DINNER PARTY INTEL: Russia gambles on Africa
Russia is building relations with African rulers, striking military deals and grooming new leaders and undercover agents to bolster its presence on the continent
1. Charity begins at home
China’s aid to the home regions of African leaders nearly tripled after they assumed power, according to a Quartz report. Though President Xi Jinping insists Chinese aid to Africa — which rose to $15bn in 2018 — is free of conditions, the political ties are difficult to hide. The news website cited a study in the Journal of Development Economics that shows the birth regions of African presidents received nearly three times the aid inflows from Beijing in the years when those leaders were in power as they did at other times.
The study looked at development projects between 2000 and 2012 in 49 nations including SA.
2. Gamble on Africa
Russia is also building relations with African rulers, striking military deals and grooming new leaders and undercover agents to bolster its presence on the continent, according to a Guardian exposé. Russian President Vladimir Putin showed little interest in Africa in the 2000s. But Western sanctions imposed in 2014 have forced Moscow to seek new geopolitical friends and business opportunities. Leaked documents show that one aim is to "strong-arm" the US and former colonial powers out of the region. Another is to see off "pro-Western" uprisings.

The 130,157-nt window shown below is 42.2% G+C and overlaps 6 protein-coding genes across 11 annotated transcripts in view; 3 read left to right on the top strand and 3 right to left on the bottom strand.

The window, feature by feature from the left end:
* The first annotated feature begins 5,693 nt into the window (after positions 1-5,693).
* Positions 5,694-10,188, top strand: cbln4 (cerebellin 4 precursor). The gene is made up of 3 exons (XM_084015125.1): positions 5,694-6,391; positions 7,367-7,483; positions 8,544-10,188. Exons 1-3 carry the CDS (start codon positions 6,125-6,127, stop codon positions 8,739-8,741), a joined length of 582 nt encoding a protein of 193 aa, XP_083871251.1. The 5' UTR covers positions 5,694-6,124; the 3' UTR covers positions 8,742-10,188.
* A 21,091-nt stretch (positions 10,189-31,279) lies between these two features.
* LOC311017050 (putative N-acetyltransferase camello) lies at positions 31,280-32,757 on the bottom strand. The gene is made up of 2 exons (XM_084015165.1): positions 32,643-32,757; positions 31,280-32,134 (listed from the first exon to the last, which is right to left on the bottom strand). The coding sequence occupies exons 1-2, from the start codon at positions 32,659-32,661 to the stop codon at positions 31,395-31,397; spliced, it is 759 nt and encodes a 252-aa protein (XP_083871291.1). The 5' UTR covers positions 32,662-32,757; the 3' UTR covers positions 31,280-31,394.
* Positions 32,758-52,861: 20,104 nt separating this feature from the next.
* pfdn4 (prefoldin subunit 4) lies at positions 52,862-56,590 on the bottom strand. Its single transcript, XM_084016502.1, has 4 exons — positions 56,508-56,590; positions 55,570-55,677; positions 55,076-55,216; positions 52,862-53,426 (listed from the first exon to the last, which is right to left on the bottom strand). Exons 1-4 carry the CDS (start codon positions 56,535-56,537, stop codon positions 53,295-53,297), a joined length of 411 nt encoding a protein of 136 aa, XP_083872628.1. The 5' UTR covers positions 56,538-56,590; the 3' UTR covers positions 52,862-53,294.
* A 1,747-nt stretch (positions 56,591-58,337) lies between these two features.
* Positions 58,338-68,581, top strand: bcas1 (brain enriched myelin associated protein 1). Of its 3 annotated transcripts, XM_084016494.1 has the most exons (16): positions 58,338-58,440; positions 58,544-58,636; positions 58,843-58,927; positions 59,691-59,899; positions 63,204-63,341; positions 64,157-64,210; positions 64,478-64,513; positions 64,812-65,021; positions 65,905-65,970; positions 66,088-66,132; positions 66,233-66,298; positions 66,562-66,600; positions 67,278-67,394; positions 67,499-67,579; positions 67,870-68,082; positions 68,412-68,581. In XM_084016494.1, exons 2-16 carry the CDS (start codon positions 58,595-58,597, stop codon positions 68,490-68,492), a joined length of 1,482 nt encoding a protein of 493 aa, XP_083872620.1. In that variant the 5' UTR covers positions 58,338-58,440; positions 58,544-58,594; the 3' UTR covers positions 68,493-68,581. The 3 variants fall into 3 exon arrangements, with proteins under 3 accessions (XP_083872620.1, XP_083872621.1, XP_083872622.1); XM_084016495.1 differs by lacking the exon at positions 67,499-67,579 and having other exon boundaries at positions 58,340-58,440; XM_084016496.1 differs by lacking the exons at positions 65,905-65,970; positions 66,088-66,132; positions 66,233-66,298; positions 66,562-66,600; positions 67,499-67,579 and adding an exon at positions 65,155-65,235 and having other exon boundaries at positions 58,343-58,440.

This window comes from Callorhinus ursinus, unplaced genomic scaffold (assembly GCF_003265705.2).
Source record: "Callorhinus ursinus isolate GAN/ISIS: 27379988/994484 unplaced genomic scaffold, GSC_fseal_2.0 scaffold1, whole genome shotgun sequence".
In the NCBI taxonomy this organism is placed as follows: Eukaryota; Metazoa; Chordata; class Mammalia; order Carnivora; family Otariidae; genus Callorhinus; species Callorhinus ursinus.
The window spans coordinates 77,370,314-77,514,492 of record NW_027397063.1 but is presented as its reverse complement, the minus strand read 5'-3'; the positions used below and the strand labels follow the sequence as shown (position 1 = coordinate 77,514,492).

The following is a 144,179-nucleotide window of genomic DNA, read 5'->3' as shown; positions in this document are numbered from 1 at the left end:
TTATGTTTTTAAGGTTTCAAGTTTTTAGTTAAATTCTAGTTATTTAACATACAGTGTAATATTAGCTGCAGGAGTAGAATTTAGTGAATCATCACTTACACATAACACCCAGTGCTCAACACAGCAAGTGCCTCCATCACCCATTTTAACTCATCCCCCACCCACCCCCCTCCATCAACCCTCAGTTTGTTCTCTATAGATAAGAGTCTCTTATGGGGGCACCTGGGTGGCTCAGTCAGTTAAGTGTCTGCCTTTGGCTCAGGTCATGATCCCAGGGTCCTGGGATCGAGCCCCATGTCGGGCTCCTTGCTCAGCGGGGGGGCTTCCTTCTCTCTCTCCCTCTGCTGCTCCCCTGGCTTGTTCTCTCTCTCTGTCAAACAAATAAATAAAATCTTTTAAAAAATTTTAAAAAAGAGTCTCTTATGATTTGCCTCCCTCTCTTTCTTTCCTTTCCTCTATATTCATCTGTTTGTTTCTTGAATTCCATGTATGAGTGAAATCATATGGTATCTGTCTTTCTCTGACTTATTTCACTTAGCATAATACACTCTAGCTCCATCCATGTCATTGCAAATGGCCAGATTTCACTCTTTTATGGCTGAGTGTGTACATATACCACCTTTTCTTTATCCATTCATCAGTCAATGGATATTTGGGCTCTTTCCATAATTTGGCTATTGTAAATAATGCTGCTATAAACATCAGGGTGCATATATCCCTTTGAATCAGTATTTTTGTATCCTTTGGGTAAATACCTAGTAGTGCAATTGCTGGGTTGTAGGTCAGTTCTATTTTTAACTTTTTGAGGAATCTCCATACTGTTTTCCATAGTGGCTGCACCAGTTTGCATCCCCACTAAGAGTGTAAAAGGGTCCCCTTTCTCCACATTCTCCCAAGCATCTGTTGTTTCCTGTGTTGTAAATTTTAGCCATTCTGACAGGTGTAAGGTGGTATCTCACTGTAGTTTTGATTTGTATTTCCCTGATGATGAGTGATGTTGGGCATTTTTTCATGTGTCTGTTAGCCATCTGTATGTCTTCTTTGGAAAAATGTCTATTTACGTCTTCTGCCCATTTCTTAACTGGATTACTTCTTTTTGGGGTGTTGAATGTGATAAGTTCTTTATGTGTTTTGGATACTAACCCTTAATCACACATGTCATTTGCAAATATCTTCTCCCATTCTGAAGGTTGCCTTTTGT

3. Trump too toxic for tree
The Paris climate accord, Iran, the role of the EU, trade … the list of quarrels between US President Donald Trump and his French counterpart, Emmanuel Macron, is getting longer. The symbol of that relationship has become a French oak tree, planted with fanfare on the White House lawn a year ago — at the high point of the bromance between the two — which Le Monde reports has now died.
Last year Macron tweeted during a state visit to Washington, DC that the tree would be "a reminder … of these ties that bind us". Now it’s a symbol of pursed lips, stiff handshakes and angry tweets.